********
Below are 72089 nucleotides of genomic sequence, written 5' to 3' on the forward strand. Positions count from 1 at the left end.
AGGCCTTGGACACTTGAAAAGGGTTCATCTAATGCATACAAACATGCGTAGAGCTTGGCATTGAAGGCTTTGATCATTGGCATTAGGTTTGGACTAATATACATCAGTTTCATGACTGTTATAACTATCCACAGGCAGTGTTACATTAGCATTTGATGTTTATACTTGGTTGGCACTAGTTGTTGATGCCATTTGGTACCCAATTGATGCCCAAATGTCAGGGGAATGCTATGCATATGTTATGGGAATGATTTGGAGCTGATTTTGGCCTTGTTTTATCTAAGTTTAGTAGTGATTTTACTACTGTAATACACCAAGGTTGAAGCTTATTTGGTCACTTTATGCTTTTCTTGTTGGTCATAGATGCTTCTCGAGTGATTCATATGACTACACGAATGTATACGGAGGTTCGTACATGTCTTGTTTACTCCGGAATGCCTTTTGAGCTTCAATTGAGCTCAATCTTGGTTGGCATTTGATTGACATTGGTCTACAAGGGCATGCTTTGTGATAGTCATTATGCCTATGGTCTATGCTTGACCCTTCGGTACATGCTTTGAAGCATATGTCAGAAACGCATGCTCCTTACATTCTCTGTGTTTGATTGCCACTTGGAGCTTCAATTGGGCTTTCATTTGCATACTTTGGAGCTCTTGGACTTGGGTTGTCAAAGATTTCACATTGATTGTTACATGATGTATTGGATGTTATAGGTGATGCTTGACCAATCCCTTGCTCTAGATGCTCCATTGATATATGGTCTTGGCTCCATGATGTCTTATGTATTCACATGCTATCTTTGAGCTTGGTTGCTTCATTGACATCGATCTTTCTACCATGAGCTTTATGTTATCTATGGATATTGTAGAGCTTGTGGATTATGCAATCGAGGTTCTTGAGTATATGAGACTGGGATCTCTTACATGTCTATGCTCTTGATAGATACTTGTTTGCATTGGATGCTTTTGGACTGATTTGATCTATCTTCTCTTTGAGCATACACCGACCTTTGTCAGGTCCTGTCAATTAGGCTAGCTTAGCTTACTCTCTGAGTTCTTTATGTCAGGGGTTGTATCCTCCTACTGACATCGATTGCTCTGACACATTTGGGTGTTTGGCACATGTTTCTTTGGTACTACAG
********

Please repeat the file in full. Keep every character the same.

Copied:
Below are 72089 nucleotides of genomic sequence, written 5' to 3' on the forward strand. Positions count from 1 at the left end.
AGGCCTTGGACACTTGAAAAGGGTTCATCTAATGCATACAAACATGCGTAGAGCTTGGCATTGAAGGCTTTGATCATTGGCATTAGGTTTGGACTAATATACATCAGTTTCATGACTGTTATAACTATCCACAGGCAGTGTTACATTAGCATTTGATGTTTATACTTGGTTGGCACTAGTTGTTGATGCCATTTGGTACCCAATTGATGCCCAAATGTCAGGGGAATGCTATGCATATGTTATGGGAATGATTTGGAGCTGATTTTGGCCTTGTTTTATCTAAGTTTAGTAGTGATTTTACTACTGTAATACACCAAGGTTGAAGCTTATTTGGTCACTTTATGCTTTTCTTGTTGGTCATAGATGCTTCTCGAGTGATTCATATGACTACACGAATGTATACGGAGGTTCGTACATGTCTTGTTTACTCCGGAATGCCTTTTGAGCTTCAATTGAGCTCAATCTTGGTTGGCATTTGATTGACATTGGTCTACAAGGGCATGCTTTGTGATAGTCATTATGCCTATGGTCTATGCTTGACCCTTCGGTACATGCTTTGAAGCATATGTCAGAAACGCATGCTCCTTACATTCTCTGTGTTTGATTGCCACTTGGAGCTTCAATTGGGCTTTCATTTGCATACTTTGGAGCTCTTGGACTTGGGTTGTCAAAGATTTCACATTGATTGTTACATGATGTATTGGATGTTATAGGTGATGCTTGACCAATCCCTTGCTCTAGATGCTCCATTGATATATGGTCTTGGCTCCATGATGTCTTATGTATTCACATGCTATCTTTGAGCTTGGTTGCTTCATTGACATCGATCTTTCTACCATGAGCTTTATGTTATCTATGGATATTGTAGAGCTTGTGGATTATGCAATCGAGGTTCTTGAGTATATGAGACTGGGATCTCTTACATGTCTATGCTCTTGATAGATACTTGTTTGCATTGGATGCTTTTGGACTGATTTGATCTATCTTCTCTTTGAGCATACACCGACCTTTGTCAGGTCCTGTCAATTAGGCTAGCTTAGCTTACTCTCTGAGTTCTTTATGTCAGGGGTTGTATCCTCCTACTGACATCGATTGCTCTGACACATTTGGGTGTTTGGCACATGTTTCTTTGGTACTACAG